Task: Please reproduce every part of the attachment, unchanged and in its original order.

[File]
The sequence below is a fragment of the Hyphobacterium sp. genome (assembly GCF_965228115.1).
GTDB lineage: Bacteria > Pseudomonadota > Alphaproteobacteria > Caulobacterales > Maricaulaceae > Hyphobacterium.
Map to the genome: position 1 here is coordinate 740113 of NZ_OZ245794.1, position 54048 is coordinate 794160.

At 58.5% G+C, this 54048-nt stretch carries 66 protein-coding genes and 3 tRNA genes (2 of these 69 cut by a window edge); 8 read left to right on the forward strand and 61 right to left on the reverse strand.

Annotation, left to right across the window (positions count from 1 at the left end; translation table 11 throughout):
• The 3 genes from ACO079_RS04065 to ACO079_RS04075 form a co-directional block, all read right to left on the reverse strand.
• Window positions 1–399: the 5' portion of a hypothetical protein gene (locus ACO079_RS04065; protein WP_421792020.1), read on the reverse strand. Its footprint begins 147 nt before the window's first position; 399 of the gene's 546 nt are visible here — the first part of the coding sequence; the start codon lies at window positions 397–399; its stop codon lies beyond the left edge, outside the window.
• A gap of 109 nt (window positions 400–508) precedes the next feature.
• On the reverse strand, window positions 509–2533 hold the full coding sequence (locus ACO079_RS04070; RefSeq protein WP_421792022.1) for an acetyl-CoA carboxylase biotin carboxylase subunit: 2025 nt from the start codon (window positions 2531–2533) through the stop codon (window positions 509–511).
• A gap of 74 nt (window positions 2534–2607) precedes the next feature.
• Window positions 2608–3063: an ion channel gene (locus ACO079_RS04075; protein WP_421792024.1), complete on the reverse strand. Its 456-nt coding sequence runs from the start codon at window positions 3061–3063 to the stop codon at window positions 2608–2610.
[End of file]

The sequence below is a fragment of the Hyphobacterium sp. genome (assembly GCF_965228115.1).
GTDB lineage: Bacteria > Pseudomonadota > Alphaproteobacteria > Caulobacterales > Maricaulaceae > Hyphobacterium.
Map to the genome: position 1 here is coordinate 740113 of NZ_OZ245794.1, position 54048 is coordinate 794160.

At 58.5% G+C, this 54048-nt stretch carries 66 protein-coding genes and 3 tRNA genes (2 of these 69 cut by a window edge); 8 read left to right on the forward strand and 61 right to left on the reverse strand.

Annotation, left to right across the window (positions count from 1 at the left end; translation table 11 throughout):
• The 3 genes from ACO079_RS04065 to ACO079_RS04075 form a co-directional block, all read right to left on the reverse strand.
• Window positions 1–399: the 5' portion of a hypothetical protein gene (locus ACO079_RS04065; protein WP_421792020.1), read on the reverse strand. Its footprint begins 147 nt before the window's first position; 399 of the gene's 546 nt are visible here — the first part of the coding sequence; the start codon lies at window positions 397–399; its stop codon lies beyond the left edge, outside the window.
• A gap of 109 nt (window positions 400–508) precedes the next feature.
• On the reverse strand, window positions 509–2533 hold the full coding sequence (locus ACO079_RS04070; RefSeq protein WP_421792022.1) for an acetyl-CoA carboxylase biotin carboxylase subunit: 2025 nt from the start codon (window positions 2531–2533) through the stop codon (window positions 509–511).
• A gap of 74 nt (window positions 2534–2607) precedes the next feature.
• Window positions 2608–3063: an ion channel gene (locus ACO079_RS04075; protein WP_421792024.1), complete on the reverse strand. Its 456-nt coding sequence runs from the start codon at window positions 3061–3063 to the stop codon at window positions 2608–2610.